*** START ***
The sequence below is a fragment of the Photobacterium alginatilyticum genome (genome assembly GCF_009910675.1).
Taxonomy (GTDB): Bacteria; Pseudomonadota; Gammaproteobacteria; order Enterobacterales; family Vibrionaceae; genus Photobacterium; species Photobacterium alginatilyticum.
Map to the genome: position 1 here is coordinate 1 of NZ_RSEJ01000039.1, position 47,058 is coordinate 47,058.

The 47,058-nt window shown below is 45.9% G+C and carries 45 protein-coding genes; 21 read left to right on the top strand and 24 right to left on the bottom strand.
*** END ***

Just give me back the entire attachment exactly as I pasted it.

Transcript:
The sequence below is a fragment of the Photobacterium alginatilyticum genome (genome assembly GCF_009910675.1).
Taxonomy (GTDB): Bacteria; Pseudomonadota; Gammaproteobacteria; order Enterobacterales; family Vibrionaceae; genus Photobacterium; species Photobacterium alginatilyticum.
Map to the genome: position 1 here is coordinate 1 of NZ_RSEJ01000039.1, position 47,058 is coordinate 47,058.

The 47,058-nt window shown below is 45.9% G+C and carries 45 protein-coding genes; 21 read left to right on the top strand and 24 right to left on the bottom strand.